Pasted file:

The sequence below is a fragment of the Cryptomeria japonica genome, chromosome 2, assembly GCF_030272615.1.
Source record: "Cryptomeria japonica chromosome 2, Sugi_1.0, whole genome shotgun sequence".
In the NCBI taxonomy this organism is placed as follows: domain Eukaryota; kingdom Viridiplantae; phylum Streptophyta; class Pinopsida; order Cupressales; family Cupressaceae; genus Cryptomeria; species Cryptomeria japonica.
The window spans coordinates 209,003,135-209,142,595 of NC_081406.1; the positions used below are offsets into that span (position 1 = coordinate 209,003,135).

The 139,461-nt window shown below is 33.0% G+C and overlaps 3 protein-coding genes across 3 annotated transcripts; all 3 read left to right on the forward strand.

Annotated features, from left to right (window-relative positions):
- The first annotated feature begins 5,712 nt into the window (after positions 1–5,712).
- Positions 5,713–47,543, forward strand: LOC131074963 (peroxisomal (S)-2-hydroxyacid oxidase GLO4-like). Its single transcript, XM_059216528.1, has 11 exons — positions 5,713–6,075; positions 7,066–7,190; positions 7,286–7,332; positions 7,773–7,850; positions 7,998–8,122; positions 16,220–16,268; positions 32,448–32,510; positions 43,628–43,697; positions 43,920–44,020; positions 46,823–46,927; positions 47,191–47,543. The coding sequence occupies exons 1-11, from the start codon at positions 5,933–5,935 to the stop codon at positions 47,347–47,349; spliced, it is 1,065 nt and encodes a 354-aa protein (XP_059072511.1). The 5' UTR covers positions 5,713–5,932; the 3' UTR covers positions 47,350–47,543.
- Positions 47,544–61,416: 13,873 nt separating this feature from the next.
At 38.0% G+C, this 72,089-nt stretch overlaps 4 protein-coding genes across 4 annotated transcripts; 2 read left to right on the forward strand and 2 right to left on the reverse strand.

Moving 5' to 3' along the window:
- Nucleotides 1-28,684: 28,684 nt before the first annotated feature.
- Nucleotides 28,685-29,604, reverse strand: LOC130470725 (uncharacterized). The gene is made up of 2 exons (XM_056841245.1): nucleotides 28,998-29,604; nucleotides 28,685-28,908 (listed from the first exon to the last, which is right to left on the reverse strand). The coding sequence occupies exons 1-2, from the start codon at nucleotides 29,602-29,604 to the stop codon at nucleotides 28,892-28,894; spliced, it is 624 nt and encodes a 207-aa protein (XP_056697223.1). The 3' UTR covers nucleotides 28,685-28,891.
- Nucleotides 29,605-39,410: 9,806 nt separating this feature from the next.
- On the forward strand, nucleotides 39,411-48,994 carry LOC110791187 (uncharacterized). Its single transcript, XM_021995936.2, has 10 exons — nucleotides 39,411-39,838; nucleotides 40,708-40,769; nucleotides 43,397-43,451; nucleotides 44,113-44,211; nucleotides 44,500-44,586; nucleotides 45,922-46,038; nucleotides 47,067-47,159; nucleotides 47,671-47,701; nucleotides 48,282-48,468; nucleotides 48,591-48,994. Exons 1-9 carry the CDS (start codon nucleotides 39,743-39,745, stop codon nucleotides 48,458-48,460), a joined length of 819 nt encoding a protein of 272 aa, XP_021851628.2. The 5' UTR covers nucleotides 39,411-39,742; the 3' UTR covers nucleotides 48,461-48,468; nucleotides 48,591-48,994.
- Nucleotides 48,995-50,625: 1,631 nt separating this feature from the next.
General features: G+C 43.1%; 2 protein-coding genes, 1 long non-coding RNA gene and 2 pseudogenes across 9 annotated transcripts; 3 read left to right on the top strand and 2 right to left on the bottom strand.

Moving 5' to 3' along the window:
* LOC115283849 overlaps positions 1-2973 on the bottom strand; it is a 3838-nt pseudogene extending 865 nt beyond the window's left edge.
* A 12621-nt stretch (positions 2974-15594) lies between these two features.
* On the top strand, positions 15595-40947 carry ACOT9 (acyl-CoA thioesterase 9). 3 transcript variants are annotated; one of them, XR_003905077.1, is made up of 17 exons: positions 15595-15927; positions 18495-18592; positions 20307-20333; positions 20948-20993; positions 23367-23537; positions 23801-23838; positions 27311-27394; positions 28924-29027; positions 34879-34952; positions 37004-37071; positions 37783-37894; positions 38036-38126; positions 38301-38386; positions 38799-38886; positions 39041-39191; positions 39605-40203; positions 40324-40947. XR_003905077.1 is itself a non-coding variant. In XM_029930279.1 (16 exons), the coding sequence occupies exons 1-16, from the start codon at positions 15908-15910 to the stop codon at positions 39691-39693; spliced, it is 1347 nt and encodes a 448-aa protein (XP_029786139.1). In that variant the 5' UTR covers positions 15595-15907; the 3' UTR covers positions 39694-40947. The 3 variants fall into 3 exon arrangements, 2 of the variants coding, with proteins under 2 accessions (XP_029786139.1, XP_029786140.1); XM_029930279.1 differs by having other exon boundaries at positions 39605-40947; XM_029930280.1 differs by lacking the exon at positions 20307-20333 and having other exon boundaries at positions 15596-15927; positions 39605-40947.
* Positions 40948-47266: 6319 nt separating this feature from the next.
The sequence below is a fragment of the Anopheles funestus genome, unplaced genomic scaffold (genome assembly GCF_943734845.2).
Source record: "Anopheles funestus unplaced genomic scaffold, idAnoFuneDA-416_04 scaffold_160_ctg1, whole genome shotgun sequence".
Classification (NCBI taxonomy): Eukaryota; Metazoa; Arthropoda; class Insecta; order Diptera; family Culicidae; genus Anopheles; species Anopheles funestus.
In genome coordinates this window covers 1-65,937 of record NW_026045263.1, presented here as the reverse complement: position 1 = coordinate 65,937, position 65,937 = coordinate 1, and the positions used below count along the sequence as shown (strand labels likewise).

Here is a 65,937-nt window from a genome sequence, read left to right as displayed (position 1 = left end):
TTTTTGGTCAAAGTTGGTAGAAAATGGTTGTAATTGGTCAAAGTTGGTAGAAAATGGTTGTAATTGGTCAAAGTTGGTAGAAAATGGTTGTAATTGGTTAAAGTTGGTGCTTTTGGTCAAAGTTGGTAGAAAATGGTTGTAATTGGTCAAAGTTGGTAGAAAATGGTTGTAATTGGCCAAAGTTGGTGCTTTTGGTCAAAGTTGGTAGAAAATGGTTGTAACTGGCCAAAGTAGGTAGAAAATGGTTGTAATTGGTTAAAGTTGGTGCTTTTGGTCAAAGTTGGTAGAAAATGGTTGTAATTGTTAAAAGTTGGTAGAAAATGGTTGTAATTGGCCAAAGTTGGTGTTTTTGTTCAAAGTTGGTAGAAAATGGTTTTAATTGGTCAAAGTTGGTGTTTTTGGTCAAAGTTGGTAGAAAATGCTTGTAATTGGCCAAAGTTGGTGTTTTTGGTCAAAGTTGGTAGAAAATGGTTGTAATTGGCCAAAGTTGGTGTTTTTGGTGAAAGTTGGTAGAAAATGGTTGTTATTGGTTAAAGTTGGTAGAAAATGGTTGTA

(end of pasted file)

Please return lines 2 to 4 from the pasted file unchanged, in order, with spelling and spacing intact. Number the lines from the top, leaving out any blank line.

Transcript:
Source record: "Cryptomeria japonica chromosome 2, Sugi_1.0, whole genome shotgun sequence".
In the NCBI taxonomy this organism is placed as follows: domain Eukaryota; kingdom Viridiplantae; phylum Streptophyta; class Pinopsida; order Cupressales; family Cupressaceae; genus Cryptomeria; species Cryptomeria japonica.
The window spans coordinates 209,003,135-209,142,595 of NC_081406.1; the positions used below are offsets into that span (position 1 = coordinate 209,003,135).